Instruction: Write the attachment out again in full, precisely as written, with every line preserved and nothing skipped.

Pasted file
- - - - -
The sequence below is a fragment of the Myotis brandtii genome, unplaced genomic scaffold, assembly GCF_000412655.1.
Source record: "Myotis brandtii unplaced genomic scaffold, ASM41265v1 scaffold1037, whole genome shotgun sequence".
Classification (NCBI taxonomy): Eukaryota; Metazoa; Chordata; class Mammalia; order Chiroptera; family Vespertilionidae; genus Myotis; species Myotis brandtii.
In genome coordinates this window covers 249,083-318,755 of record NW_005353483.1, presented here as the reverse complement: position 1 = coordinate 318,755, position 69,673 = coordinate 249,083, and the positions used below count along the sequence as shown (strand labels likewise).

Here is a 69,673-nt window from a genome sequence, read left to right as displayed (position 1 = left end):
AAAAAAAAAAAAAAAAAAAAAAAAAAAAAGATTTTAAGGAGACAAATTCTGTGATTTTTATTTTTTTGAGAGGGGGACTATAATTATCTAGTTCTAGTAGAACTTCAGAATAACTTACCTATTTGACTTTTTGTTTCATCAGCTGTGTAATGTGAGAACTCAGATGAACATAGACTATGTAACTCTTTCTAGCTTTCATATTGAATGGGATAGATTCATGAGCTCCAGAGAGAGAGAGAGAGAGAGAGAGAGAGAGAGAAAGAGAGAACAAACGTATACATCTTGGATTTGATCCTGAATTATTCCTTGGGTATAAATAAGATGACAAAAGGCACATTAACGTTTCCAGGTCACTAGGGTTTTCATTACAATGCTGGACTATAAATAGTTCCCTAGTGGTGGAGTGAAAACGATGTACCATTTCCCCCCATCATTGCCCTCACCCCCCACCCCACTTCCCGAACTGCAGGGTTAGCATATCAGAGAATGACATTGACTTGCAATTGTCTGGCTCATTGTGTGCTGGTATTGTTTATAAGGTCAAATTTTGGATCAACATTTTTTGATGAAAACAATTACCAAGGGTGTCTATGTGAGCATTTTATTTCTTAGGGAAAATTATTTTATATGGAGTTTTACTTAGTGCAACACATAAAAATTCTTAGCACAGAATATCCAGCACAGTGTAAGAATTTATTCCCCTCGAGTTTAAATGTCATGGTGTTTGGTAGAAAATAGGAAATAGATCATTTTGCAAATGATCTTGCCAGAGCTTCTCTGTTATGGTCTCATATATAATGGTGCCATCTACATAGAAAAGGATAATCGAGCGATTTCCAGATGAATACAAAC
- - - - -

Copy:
The sequence below is a fragment of the Myotis brandtii genome, unplaced genomic scaffold, assembly GCF_000412655.1.
Source record: "Myotis brandtii unplaced genomic scaffold, ASM41265v1 scaffold1037, whole genome shotgun sequence".
Classification (NCBI taxonomy): Eukaryota; Metazoa; Chordata; class Mammalia; order Chiroptera; family Vespertilionidae; genus Myotis; species Myotis brandtii.
In genome coordinates this window covers 249,083-318,755 of record NW_005353483.1, presented here as the reverse complement: position 1 = coordinate 318,755, position 69,673 = coordinate 249,083, and the positions used below count along the sequence as shown (strand labels likewise).

Here is a 69,673-nt window from a genome sequence, read left to right as displayed (position 1 = left end):
AAAAAAAAAAAAAAAAAAAAAAAAAAAAAGATTTTAAGGAGACAAATTCTGTGATTTTTATTTTTTTGAGAGGGGGACTATAATTATCTAGTTCTAGTAGAACTTCAGAATAACTTACCTATTTGACTTTTTGTTTCATCAGCTGTGTAATGTGAGAACTCAGATGAACATAGACTATGTAACTCTTTCTAGCTTTCATATTGAATGGGATAGATTCATGAGCTCCAGAGAGAGAGAGAGAGAGAGAGAGAGAGAGAGAAAGAGAGAACAAACGTATACATCTTGGATTTGATCCTGAATTATTCCTTGGGTATAAATAAGATGACAAAAGGCACATTAACGTTTCCAGGTCACTAGGGTTTTCATTACAATGCTGGACTATAAATAGTTCCCTAGTGGTGGAGTGAAAACGATGTACCATTTCCCCCCATCATTGCCCTCACCCCCCACCCCACTTCCCGAACTGCAGGGTTAGCATATCAGAGAATGACATTGACTTGCAATTGTCTGGCTCATTGTGTGCTGGTATTGTTTATAAGGTCAAATTTTGGATCAACATTTTTTGATGAAAACAATTACCAAGGGTGTCTATGTGAGCATTTTATTTCTTAGGGAAAATTATTTTATATGGAGTTTTACTTAGTGCAACACATAAAAATTCTTAGCACAGAATATCCAGCACAGTGTAAGAATTTATTCCCCTCGAGTTTAAATGTCATGGTGTTTGGTAGAAAATAGGAAATAGATCATTTTGCAAATGATCTTGCCAGAGCTTCTCTGTTATGGTCTCATATATAATGGTGCCATCTACATAGAAAAGGATAATCGAGCGATTTCCAGATGAATACAAAC